Eavesdropping Moths Predict Bats Next move: Deploy Countermeasures…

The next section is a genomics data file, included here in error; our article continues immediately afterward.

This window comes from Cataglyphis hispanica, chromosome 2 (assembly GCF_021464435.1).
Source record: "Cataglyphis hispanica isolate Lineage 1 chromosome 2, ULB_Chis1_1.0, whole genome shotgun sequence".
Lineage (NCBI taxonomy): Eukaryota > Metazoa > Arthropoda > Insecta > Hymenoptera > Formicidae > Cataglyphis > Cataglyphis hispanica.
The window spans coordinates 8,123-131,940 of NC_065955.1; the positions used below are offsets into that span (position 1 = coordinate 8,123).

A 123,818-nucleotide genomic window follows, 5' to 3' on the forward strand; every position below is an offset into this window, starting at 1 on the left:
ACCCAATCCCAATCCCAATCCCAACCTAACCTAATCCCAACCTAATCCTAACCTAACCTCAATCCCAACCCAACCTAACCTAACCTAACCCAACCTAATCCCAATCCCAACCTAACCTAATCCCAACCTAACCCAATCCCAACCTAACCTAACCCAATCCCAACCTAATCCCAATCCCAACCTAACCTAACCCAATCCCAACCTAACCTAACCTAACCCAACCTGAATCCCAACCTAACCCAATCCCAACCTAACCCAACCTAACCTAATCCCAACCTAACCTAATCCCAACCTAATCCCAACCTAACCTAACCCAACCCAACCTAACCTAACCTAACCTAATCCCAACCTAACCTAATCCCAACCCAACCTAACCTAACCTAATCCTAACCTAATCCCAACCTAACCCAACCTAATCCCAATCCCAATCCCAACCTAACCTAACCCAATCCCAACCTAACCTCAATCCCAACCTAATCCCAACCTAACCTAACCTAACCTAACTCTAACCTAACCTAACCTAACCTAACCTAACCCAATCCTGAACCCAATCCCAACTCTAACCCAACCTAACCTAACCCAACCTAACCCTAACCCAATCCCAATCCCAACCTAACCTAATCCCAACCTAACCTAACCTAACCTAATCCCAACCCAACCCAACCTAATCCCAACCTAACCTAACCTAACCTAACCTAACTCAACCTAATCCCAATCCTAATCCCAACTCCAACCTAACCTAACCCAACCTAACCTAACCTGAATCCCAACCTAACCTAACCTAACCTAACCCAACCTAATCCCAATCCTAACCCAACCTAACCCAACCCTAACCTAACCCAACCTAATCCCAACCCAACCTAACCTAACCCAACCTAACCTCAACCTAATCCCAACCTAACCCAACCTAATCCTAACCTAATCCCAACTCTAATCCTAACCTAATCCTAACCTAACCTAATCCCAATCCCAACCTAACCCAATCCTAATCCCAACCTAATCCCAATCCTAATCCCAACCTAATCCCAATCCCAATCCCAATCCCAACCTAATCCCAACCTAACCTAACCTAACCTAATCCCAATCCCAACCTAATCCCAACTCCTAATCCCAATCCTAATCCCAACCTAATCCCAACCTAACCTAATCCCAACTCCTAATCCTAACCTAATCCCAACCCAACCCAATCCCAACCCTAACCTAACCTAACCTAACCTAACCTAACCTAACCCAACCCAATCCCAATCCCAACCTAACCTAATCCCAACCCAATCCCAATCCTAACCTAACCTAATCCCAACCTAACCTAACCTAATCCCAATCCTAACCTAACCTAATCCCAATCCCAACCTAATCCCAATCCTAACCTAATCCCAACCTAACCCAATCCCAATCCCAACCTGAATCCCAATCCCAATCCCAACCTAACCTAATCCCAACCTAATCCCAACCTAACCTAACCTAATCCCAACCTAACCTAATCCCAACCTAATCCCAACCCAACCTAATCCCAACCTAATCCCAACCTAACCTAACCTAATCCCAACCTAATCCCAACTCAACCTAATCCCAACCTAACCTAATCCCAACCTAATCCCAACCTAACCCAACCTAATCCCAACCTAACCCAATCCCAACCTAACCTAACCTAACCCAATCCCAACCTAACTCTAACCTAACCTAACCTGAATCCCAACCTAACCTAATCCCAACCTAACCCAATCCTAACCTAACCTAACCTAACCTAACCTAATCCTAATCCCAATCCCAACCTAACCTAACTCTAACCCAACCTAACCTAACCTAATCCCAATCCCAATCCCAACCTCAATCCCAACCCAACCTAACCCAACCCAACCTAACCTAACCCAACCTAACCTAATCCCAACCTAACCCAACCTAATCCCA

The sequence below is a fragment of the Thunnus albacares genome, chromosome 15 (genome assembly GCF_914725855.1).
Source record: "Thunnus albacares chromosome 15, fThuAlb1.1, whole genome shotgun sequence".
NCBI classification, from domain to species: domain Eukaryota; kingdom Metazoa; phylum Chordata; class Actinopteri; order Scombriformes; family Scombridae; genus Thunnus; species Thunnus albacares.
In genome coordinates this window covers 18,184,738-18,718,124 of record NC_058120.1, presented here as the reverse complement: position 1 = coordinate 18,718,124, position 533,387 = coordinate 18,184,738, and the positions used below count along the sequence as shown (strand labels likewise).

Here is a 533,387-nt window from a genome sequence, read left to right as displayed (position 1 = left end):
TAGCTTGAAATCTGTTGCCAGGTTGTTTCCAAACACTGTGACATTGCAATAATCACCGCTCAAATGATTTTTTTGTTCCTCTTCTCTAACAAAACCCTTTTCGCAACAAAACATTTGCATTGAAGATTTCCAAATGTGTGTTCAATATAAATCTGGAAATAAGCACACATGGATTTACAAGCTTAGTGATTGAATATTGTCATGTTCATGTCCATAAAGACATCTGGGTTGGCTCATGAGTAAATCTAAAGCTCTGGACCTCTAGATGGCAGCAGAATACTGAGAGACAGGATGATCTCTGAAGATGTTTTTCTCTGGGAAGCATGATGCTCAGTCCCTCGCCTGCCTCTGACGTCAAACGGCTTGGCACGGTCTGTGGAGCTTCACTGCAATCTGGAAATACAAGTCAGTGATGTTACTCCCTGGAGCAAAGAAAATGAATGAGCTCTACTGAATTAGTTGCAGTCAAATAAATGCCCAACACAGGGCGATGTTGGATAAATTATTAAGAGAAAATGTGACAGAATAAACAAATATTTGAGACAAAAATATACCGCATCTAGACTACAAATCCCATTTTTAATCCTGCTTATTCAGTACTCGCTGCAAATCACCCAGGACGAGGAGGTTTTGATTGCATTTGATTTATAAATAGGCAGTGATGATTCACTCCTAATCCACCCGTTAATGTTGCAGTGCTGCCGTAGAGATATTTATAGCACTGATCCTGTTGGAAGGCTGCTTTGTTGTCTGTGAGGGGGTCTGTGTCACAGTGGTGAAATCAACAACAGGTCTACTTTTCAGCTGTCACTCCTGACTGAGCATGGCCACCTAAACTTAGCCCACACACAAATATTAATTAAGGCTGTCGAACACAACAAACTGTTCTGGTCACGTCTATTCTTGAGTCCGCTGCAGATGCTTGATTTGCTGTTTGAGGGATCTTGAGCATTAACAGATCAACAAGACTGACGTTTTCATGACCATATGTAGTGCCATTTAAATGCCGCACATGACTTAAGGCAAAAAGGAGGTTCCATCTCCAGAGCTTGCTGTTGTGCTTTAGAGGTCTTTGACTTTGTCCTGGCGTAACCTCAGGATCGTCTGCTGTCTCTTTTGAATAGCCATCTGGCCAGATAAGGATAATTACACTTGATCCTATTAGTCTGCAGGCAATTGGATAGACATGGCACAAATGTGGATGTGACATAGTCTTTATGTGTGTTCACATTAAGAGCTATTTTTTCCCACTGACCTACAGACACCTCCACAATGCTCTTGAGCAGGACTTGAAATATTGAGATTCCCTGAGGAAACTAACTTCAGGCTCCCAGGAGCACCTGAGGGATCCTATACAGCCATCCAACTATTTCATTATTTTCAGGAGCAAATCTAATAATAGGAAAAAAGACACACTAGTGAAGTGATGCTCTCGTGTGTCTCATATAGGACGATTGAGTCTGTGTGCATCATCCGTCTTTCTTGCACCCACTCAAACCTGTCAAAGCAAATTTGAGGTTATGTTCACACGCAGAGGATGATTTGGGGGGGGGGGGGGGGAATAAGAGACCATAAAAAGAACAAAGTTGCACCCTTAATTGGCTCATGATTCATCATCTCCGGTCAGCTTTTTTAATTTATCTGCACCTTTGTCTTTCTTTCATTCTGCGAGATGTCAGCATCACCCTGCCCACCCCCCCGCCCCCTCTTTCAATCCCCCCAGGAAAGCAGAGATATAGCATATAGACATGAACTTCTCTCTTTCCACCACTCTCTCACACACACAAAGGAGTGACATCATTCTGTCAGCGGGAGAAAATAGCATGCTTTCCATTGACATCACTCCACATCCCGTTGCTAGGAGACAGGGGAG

In a North Carolina laboratory, a live moth was clamped tight in a box with a microphone and made to panic. Through the panic, its powers of prediction were probed. The moth, a species of tiger moth called Bertholdia trigona, isn’t psychic. Instead, the moths’ hearing is the key. It’s one of two weapons it uses to stymy a deadly predator: the big brown bat. The panicking, if moths can truly be said to panic, may even tell us something more broadly about how, and when, animals respond to the threat of predators. Tiger moths have a peculiar response to the presence of bats, and B.trigona especially. When they hear them approaching, using ears just behind their wings, the moths start making ultrasonic clicks. The clicks—the reason for the microphone in the box— are made by an organ on their sides called a tymbal. For some species of tiger moth, ...(Read More)